Wolbachia infection does not alter attraction of the mosquito Aedes (Stegomyia) aegypti to human odours

A.P. Turley, R.C. Smallegange, W. Takken, M.P. Zalucki, S.L. O'Neill, E.A. McGraw

Research output: Contribution to journalArticleAcademicpeer-review

3 Citations (Scopus)


The insect endosymbiont Wolbachia pipientis (Rickettsiales: Rickettsiaceae) is undergoing field trials around the world to determine if it can reduce transmission of dengue virus from the mosquito Stegomyia aegypti to humans. Two different Wolbachia strains have been released to date. The primary effect of the wMel strain is pathogen protection whereby infection with the symbiont limits replication of dengue virus inside the mosquito. A second strain, wMelPop, induces pathogen protection, reduces the adult mosquito lifespan and decreases blood feeding success in mosquitoes after 15 days of age. Here we test whether Wolbachia infection affects mosquito attraction to host odours in adults aged 5 and 15 days. We found no evidence of reduced odour attraction of mosquitoes, even for those infected with the more virulent wMelPop. This bodes well for fitness and competitiveness in the field given that the mosquitoes must find hosts to reproduce for the biocontrol method to succeed.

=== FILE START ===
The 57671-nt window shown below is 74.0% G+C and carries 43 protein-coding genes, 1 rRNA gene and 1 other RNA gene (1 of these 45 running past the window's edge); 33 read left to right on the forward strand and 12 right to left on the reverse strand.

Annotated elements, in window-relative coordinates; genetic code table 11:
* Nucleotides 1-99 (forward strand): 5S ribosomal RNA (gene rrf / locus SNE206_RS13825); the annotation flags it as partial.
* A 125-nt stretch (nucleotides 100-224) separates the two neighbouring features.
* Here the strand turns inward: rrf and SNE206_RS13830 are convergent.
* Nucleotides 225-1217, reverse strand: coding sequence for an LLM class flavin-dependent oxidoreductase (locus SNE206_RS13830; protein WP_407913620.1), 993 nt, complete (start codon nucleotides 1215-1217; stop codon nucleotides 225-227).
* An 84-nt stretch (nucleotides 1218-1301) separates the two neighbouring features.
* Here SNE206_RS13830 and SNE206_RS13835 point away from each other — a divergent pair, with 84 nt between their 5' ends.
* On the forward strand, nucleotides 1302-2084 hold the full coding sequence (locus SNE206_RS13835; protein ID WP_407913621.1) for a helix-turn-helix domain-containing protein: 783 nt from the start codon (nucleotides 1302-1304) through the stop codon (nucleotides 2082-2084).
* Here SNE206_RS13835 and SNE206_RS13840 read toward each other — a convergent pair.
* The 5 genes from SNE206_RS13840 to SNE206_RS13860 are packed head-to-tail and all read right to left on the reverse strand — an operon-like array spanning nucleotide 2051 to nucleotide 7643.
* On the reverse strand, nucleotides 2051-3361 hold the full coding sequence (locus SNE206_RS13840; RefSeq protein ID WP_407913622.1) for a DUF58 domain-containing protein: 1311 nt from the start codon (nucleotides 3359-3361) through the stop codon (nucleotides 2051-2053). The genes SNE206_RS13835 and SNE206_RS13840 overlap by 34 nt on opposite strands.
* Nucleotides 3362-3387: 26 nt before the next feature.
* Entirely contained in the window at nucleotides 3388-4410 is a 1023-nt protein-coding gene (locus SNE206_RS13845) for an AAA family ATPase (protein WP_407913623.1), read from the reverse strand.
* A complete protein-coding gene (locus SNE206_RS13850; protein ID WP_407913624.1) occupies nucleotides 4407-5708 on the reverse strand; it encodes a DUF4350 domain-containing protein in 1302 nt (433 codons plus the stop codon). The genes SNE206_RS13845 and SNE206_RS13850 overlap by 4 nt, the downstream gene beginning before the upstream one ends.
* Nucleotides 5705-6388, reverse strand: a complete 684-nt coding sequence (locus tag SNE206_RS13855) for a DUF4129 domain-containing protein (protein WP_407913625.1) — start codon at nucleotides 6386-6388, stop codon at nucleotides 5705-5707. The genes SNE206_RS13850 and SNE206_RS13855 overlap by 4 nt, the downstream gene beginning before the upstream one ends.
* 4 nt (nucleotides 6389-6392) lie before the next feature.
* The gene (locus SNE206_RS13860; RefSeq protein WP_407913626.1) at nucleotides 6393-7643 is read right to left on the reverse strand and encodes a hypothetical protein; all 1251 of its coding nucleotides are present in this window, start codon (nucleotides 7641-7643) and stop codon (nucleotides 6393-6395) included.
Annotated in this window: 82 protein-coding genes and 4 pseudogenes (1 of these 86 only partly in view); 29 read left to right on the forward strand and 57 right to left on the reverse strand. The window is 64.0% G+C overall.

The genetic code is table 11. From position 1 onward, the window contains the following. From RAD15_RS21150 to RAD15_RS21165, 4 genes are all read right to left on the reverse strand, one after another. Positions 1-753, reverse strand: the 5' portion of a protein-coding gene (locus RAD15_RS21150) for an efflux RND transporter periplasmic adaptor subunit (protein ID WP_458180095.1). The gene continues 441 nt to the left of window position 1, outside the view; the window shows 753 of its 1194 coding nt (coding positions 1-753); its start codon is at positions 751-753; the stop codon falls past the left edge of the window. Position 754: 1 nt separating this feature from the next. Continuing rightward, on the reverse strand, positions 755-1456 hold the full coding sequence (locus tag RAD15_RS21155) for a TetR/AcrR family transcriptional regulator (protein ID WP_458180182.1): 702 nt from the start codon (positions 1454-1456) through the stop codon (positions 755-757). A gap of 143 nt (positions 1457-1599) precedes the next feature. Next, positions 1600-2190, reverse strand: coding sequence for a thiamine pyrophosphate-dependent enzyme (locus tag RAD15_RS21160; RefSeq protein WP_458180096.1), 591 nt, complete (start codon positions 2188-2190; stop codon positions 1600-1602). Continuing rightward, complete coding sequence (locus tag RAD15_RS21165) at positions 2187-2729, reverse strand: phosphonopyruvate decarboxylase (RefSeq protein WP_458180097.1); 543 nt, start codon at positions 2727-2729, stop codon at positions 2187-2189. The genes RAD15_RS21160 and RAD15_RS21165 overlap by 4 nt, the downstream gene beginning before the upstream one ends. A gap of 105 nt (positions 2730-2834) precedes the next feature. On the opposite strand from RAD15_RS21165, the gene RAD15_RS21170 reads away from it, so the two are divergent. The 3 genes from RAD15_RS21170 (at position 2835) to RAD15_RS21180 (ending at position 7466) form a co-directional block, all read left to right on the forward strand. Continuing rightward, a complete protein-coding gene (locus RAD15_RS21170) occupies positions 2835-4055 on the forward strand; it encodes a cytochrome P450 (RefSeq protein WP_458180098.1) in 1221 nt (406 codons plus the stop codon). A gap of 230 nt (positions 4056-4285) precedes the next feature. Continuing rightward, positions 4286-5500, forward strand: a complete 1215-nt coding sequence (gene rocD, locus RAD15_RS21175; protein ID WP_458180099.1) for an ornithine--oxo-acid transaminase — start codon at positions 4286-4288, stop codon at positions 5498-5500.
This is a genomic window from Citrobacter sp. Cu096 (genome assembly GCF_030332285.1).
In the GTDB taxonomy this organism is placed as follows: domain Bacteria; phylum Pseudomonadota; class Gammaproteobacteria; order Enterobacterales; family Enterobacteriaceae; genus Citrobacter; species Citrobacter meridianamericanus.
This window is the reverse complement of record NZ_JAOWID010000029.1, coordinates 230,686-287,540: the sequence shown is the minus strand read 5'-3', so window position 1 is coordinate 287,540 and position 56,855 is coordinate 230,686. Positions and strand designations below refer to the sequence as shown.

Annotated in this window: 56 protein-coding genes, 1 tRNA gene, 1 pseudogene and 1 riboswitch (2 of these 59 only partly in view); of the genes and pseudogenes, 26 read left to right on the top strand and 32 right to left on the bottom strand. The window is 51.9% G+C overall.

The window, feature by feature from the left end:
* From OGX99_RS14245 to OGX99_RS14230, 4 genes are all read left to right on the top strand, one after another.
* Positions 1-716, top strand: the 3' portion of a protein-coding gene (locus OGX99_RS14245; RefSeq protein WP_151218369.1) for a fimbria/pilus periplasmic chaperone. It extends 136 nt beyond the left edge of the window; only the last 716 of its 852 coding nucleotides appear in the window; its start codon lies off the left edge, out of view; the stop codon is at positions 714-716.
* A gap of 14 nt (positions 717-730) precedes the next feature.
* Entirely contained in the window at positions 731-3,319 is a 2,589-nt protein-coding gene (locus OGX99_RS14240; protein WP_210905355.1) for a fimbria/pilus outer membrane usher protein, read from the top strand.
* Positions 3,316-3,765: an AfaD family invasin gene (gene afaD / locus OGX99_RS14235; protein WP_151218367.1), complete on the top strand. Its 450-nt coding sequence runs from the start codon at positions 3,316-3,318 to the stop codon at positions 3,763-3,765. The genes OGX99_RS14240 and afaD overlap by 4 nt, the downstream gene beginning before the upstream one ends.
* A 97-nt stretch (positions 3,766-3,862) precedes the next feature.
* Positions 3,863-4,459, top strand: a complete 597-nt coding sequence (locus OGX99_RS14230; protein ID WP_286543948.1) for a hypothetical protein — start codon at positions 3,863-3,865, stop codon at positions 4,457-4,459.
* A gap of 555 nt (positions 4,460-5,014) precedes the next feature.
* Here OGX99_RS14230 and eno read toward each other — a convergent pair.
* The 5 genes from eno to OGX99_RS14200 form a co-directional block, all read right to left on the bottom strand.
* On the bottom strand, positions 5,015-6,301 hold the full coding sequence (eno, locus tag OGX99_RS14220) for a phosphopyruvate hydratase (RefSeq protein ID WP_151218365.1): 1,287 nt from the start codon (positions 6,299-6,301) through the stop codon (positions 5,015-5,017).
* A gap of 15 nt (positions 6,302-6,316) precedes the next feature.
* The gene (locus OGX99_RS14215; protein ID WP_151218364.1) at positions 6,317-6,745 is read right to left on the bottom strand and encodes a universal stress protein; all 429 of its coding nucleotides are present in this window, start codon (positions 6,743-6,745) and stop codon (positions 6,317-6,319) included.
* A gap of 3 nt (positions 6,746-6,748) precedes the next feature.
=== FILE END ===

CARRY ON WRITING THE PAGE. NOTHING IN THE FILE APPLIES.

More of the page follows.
Original languageEnglish
Pages (from-to)457-460
JournalMedical and Veterinary Entomology
Issue number4
Publication statusPublished - 2014


  • life-shortening wolbachia
  • diptera-culicidae
  • dengue
  • populations
  • strain


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